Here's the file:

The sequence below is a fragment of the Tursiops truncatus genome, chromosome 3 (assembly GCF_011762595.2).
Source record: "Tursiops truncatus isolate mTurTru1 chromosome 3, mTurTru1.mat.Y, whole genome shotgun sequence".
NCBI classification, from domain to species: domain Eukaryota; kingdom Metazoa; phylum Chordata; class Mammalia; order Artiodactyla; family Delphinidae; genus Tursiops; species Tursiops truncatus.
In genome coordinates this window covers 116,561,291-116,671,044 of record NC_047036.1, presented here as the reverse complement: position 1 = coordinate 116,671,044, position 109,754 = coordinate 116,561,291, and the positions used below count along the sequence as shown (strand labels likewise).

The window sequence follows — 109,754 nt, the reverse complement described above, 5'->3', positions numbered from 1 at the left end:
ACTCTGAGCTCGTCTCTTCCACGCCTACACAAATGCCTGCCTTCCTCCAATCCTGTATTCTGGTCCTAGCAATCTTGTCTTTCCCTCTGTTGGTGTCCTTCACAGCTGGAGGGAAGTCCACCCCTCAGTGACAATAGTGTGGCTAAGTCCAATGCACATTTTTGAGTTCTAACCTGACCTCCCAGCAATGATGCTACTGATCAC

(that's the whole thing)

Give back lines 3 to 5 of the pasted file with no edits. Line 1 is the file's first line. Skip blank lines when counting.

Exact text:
NCBI classification, from domain to species: domain Eukaryota; kingdom Metazoa; phylum Chordata; class Mammalia; order Artiodactyla; family Delphinidae; genus Tursiops; species Tursiops truncatus.
In genome coordinates this window covers 116,561,291-116,671,044 of record NC_047036.1, presented here as the reverse complement: position 1 = coordinate 116,671,044, position 109,754 = coordinate 116,561,291, and the positions used below count along the sequence as shown (strand labels likewise).

The window sequence follows — 109,754 nt, the reverse complement described above, 5'->3', positions numbered from 1 at the left end: